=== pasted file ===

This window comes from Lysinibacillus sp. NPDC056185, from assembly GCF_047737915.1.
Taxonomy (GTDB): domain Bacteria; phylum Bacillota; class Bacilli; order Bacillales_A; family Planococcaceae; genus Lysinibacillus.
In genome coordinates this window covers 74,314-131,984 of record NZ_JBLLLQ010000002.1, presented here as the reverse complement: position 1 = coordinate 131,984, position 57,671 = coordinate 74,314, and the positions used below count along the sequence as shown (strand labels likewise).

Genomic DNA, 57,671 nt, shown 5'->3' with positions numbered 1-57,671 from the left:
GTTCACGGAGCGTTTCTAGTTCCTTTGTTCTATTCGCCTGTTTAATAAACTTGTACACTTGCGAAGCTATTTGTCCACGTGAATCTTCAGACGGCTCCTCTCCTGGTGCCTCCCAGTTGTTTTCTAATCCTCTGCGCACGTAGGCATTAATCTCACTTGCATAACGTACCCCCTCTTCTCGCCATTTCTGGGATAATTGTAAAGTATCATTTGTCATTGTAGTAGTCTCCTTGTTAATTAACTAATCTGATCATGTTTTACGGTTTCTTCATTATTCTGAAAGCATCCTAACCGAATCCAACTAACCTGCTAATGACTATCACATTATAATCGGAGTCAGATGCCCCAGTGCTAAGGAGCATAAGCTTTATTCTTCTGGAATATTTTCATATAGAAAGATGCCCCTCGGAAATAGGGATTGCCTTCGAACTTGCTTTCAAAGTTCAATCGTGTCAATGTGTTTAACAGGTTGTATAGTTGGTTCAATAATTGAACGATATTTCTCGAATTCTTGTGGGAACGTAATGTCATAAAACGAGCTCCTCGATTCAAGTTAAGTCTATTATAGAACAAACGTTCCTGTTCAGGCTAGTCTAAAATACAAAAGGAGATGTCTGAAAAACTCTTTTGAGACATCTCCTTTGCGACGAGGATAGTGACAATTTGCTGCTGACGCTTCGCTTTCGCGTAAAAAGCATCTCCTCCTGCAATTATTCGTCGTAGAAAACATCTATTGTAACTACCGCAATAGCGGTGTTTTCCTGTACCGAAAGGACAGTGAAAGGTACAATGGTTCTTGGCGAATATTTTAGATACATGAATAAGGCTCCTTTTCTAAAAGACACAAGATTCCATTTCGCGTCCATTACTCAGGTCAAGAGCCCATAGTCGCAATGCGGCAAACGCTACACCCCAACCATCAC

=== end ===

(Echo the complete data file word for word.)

This window comes from Lysinibacillus sp. NPDC056185, from assembly GCF_047737915.1.
Taxonomy (GTDB): domain Bacteria; phylum Bacillota; class Bacilli; order Bacillales_A; family Planococcaceae; genus Lysinibacillus.
In genome coordinates this window covers 74,314-131,984 of record NZ_JBLLLQ010000002.1, presented here as the reverse complement: position 1 = coordinate 131,984, position 57,671 = coordinate 74,314, and the positions used below count along the sequence as shown (strand labels likewise).

Genomic DNA, 57,671 nt, shown 5'->3' with positions numbered 1-57,671 from the left:
GTTCACGGAGCGTTTCTAGTTCCTTTGTTCTATTCGCCTGTTTAATAAACTTGTACACTTGCGAAGCTATTTGTCCACGTGAATCTTCAGACGGCTCCTCTCCTGGTGCCTCCCAGTTGTTTTCTAATCCTCTGCGCACGTAGGCATTAATCTCACTTGCATAACGTACCCCCTCTTCTCGCCATTTCTGGGATAATTGTAAAGTATCATTTGTCATTGTAGTAGTCTCCTTGTTAATTAACTAATCTGATCATGTTTTACGGTTTCTTCATTATTCTGAAAGCATCCTAACCGAATCCAACTAACCTGCTAATGACTATCACATTATAATCGGAGTCAGATGCCCCAGTGCTAAGGAGCATAAGCTTTATTCTTCTGGAATATTTTCATATAGAAAGATGCCCCTCGGAAATAGGGATTGCCTTCGAACTTGCTTTCAAAGTTCAATCGTGTCAATGTGTTTAACAGGTTGTATAGTTGGTTCAATAATTGAACGATATTTCTCGAATTCTTGTGGGAACGTAATGTCATAAAACGAGCTCCTCGATTCAAGTTAAGTCTATTATAGAACAAACGTTCCTGTTCAGGCTAGTCTAAAATACAAAAGGAGATGTCTGAAAAACTCTTTTGAGACATCTCCTTTGCGACGAGGATAGTGACAATTTGCTGCTGACGCTTCGCTTTCGCGTAAAAAGCATCTCCTCCTGCAATTATTCGTCGTAGAAAACATCTATTGTAACTACCGCAATAGCGGTGTTTTCCTGTACCGAAAGGACAGTGAAAGGTACAATGGTTCTTGGCGAATATTTTAGATACATGAATAAGGCTCCTTTTCTAAAAGACACAAGATTCCATTTCGCGTCCATTACTCAGGTCAAGAGCCCATAGTCGCAATGCGGCAAACGCTACACCCCAACCATCAC